NCPA - National Center for Policy Analysis


May 19, 2006

Projections about how much Americans will work are now at the heart of worries about emerging crises in United States public finances -- whether government deficits or imbalances in Social Security's bankbook, says Eugene Steuerle, a senior fellow at the Urban Institute and co-director of the Urban-Brookings Tax Policy Center.

What makes our work habit suddenly so important?

  • A postwar boom in the United States labor force is just now ending; if Americans keep retiring at the same ages they do today, the share of adults who are working will fall markedly, and the effect on the economy will be roughly equivalent to increasing the unemployment rate by 3/10 of 1 percent every year for the next 20 years starting in 2008.
  • If workers keep working a little longer, their lifetime income obviously would increase; research by Barbara Butrica, Karen Smith, and Eugene Steuerle on the effects of working longer show that annual household retirement income, including Social Security, would typically increase by about 6 to 10 percent for each additional year of work.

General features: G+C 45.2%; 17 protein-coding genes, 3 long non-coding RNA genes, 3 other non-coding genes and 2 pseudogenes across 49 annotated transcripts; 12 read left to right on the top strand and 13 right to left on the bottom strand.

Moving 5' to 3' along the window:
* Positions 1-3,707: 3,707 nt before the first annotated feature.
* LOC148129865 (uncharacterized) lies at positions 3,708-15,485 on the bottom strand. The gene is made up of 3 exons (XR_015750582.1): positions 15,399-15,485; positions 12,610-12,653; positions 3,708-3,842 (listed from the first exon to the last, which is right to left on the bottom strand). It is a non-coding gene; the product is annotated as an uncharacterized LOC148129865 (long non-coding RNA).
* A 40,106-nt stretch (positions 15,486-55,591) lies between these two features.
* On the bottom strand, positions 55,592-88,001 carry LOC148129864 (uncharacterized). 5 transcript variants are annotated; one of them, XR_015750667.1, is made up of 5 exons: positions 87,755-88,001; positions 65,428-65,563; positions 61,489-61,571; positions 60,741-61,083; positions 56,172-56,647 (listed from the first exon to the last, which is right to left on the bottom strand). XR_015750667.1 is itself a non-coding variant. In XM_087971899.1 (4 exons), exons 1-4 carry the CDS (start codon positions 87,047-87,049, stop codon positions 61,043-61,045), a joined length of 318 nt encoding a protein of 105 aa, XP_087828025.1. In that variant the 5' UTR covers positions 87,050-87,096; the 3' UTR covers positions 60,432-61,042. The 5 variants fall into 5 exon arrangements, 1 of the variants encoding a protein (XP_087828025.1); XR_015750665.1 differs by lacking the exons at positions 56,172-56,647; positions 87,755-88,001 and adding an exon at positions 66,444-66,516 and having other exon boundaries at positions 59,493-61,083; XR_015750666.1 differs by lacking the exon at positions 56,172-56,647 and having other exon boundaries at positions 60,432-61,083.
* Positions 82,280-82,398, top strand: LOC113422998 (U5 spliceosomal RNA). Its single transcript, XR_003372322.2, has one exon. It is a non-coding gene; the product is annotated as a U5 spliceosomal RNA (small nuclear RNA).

• Working longer helps the nation, too. Additional time on the job increases national income, while boosting the revenues needed to float government programs, including those serving the elderly.

Obviously just working longer won't solve the nation's fiscal mess or the tangle of old age issues. But extra years of work would allow most Americans to live better in retirement and the government to provide higher levels of both Social Security and non-elderly program benefits at any given tax rate, says Steuerle.

Source: C. Eugene Steuerle, "Working To Fix Our Fiscal Woes," Washington Post, April 14, 2006.

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